Effective control of Leptosphaeria maculans increases importance of L. biglobosa as a cause of phoma stem canker epidemics on oilseed rape
Jonathan S West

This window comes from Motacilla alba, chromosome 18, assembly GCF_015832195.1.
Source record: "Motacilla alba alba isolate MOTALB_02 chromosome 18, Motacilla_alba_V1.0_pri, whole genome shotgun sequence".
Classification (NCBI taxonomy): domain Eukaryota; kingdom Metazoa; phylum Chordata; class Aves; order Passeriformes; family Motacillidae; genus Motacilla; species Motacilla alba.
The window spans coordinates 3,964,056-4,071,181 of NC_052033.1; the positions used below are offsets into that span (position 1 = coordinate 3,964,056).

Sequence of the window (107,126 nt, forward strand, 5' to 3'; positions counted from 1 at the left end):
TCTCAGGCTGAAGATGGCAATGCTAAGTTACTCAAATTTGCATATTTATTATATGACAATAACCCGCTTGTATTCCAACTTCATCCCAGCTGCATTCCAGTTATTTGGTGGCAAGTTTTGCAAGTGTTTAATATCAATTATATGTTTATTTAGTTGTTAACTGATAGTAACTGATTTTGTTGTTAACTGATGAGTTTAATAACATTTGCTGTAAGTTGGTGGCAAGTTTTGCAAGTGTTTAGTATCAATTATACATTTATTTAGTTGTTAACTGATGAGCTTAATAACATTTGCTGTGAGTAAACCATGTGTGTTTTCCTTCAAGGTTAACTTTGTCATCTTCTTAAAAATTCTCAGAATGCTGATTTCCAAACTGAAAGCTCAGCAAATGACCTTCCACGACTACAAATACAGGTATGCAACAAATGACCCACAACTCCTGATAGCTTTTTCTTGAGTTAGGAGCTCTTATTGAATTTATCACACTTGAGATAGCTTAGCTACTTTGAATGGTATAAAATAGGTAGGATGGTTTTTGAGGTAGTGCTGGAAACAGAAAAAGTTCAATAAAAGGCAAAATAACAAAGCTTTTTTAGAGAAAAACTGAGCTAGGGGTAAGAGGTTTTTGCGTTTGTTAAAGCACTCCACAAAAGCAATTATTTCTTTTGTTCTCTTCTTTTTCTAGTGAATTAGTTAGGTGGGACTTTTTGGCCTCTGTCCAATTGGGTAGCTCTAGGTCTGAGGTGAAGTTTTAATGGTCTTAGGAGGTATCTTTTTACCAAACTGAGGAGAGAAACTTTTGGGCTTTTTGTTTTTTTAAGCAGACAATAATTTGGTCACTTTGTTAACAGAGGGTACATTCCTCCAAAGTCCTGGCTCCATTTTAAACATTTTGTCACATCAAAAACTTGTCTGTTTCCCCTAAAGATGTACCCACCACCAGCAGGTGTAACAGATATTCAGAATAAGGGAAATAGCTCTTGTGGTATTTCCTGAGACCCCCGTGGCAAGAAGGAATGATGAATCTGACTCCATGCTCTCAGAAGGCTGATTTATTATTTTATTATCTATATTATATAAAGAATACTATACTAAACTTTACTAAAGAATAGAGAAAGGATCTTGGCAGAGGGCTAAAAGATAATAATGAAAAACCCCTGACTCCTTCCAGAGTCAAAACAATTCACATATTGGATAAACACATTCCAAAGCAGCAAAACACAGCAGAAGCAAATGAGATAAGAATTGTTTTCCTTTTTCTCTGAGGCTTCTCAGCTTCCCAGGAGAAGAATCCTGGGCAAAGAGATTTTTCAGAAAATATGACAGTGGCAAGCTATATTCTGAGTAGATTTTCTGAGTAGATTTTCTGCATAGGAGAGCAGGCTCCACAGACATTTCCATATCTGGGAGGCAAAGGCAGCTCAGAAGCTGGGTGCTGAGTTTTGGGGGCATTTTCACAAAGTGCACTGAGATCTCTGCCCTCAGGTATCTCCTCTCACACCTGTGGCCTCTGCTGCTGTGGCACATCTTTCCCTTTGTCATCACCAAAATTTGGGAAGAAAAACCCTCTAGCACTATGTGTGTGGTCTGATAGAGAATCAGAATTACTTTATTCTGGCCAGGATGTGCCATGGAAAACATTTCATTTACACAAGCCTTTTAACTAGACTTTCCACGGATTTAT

BACKGROUND: Phoma stem canker is a damaging disease of oilseed rape, caused by two related fungal species, Leptosphaeria maculans and L. biglobosa. However, previous work has mainly focussed on L. maculans and there has been little work on L. biglobosa. This work provides evidence of the importance of L. biglobosa to stem canker epidemics in the UK. RESULTS: Quantification of L. maculans and L. biglobosa DNA using species-specific quantitative PCR showed that L. biglobosa caused both upper stem lesions and stem base cankers on nine oilseed rape cultivars in the UK. Upper stem lesions were mainly caused by L. biglobosa. For stem base cankers, there was more L. maculans DNA than L. biglobosa DNA in the susceptible cultivar Drakkar, while there was more L. biglobosa DNA than L. maculans DNA in cultivars with the resistance gene Rlm7 against L. maculans. Frequency of L. biglobosa detected in stem base cankers increased from 14% in 2000 to 95% in 2013. Ascospores of L. biglobosa and L. maculans were mostly released on the same days and the number of L. biglobosa ascospores in air samples increased from the 2010/2011 to 2012/2013 growing seasons. CONCLUSION: Effective control of L. maculans increased infection by L. biglobosa, causing severe upper stem lesions and stem base cankers, leading to yield losses. The importance of L. biglobosa to phoma stem canker epidemics can no longer be ignored. Effective control of phoma stem canker epidemics needs to target both L. maculans and L. biglobosa.